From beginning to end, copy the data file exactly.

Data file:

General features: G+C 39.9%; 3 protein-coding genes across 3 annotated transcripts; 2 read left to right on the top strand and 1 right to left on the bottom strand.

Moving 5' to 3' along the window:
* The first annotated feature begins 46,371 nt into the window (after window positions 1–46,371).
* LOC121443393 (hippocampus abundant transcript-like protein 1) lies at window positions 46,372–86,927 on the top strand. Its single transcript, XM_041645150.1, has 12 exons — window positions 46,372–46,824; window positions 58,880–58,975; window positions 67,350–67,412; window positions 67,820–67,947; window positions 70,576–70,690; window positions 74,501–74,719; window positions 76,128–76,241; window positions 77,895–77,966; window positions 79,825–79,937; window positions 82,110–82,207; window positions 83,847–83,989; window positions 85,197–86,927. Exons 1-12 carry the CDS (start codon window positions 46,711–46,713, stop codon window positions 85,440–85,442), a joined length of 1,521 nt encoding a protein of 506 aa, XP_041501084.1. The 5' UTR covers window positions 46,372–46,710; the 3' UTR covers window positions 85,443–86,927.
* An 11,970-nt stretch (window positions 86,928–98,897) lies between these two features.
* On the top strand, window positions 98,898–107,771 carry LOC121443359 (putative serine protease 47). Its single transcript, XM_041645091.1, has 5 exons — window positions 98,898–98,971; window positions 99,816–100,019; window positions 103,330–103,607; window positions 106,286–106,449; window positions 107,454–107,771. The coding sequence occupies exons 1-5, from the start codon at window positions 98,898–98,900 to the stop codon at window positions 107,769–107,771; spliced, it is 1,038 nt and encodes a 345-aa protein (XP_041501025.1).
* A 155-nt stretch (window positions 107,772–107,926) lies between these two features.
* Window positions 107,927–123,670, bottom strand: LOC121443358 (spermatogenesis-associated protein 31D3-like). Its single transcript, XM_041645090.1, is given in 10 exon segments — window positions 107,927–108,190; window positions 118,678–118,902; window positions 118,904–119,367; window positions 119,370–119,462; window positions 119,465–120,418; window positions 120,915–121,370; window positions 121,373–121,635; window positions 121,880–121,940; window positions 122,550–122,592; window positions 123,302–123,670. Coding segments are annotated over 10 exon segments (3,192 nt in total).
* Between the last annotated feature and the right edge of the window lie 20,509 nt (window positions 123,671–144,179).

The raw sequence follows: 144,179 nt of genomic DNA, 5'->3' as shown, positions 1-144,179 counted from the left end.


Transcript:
General features: G+C 39.9%; 3 protein-coding genes across 3 annotated transcripts; 2 read left to right on the top strand and 1 right to left on the bottom strand.

Moving 5' to 3' along the window:
* The first annotated feature begins 46,371 nt into the window (after window positions 1–46,371).
* LOC121443393 (hippocampus abundant transcript-like protein 1) lies at window positions 46,372–86,927 on the top strand. Its single transcript, XM_041645150.1, has 12 exons — window positions 46,372–46,824; window positions 58,880–58,975; window positions 67,350–67,412; window positions 67,820–67,947; window positions 70,576–70,690; window positions 74,501–74,719; window positions 76,128–76,241; window positions 77,895–77,966; window positions 79,825–79,937; window positions 82,110–82,207; window positions 83,847–83,989; window positions 85,197–86,927. Exons 1-12 carry the CDS (start codon window positions 46,711–46,713, stop codon window positions 85,440–85,442), a joined length of 1,521 nt encoding a protein of 506 aa, XP_041501084.1. The 5' UTR covers window positions 46,372–46,710; the 3' UTR covers window positions 85,443–86,927.
* An 11,970-nt stretch (window positions 86,928–98,897) lies between these two features.
* On the top strand, window positions 98,898–107,771 carry LOC121443359 (putative serine protease 47). Its single transcript, XM_041645091.1, has 5 exons — window positions 98,898–98,971; window positions 99,816–100,019; window positions 103,330–103,607; window positions 106,286–106,449; window positions 107,454–107,771. The coding sequence occupies exons 1-5, from the start codon at window positions 98,898–98,900 to the stop codon at window positions 107,769–107,771; spliced, it is 1,038 nt and encodes a 345-aa protein (XP_041501025.1).
* A 155-nt stretch (window positions 107,772–107,926) lies between these two features.
* Window positions 107,927–123,670, bottom strand: LOC121443358 (spermatogenesis-associated protein 31D3-like). Its single transcript, XM_041645090.1, is given in 10 exon segments — window positions 107,927–108,190; window positions 118,678–118,902; window positions 118,904–119,367; window positions 119,370–119,462; window positions 119,465–120,418; window positions 120,915–121,370; window positions 121,373–121,635; window positions 121,880–121,940; window positions 122,550–122,592; window positions 123,302–123,670. Coding segments are annotated over 10 exon segments (3,192 nt in total).
* Between the last annotated feature and the right edge of the window lie 20,509 nt (window positions 123,671–144,179).

The raw sequence follows: 144,179 nt of genomic DNA, 5'->3' as shown, positions 1-144,179 counted from the left end.